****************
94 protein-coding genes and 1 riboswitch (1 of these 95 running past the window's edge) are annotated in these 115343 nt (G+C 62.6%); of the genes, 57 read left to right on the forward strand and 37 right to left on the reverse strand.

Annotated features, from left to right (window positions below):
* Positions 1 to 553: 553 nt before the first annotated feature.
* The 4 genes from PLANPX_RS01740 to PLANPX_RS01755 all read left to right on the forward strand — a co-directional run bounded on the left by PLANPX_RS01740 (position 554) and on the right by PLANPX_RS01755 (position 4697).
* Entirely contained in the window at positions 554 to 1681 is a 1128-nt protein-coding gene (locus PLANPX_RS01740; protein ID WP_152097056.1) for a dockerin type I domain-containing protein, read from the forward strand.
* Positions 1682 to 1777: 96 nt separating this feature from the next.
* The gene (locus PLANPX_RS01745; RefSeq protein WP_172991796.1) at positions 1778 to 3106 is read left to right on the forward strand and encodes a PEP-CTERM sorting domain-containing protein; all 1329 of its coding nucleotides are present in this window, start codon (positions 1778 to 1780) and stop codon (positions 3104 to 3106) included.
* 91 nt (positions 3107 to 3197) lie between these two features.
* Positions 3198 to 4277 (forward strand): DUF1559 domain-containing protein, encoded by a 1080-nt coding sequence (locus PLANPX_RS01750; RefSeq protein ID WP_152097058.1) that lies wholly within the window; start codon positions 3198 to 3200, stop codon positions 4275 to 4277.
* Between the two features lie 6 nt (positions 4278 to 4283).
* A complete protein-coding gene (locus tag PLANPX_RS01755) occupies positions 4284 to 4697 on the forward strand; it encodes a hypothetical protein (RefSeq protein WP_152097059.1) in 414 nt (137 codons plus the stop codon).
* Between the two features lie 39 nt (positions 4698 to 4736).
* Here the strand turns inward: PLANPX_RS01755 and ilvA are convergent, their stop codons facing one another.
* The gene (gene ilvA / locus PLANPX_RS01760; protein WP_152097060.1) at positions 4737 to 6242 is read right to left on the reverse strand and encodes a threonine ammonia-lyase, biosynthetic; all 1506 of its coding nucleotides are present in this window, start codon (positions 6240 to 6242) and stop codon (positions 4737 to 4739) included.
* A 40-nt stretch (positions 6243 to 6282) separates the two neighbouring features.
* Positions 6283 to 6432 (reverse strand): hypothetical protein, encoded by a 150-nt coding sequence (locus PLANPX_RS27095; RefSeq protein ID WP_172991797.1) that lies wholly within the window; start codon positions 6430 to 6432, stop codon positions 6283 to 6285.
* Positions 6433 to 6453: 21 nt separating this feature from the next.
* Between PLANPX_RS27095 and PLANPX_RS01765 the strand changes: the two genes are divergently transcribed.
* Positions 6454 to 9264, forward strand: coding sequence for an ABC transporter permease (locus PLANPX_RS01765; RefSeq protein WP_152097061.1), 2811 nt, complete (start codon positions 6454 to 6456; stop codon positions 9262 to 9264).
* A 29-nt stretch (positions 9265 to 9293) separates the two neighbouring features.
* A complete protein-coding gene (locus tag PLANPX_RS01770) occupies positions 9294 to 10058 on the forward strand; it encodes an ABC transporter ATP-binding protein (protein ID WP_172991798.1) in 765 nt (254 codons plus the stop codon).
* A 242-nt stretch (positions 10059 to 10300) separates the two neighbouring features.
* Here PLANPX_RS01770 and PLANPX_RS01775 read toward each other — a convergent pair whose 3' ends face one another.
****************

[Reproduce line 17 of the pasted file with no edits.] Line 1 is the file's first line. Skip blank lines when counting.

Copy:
* Positions 6433 to 6453: 21 nt separating this feature from the next.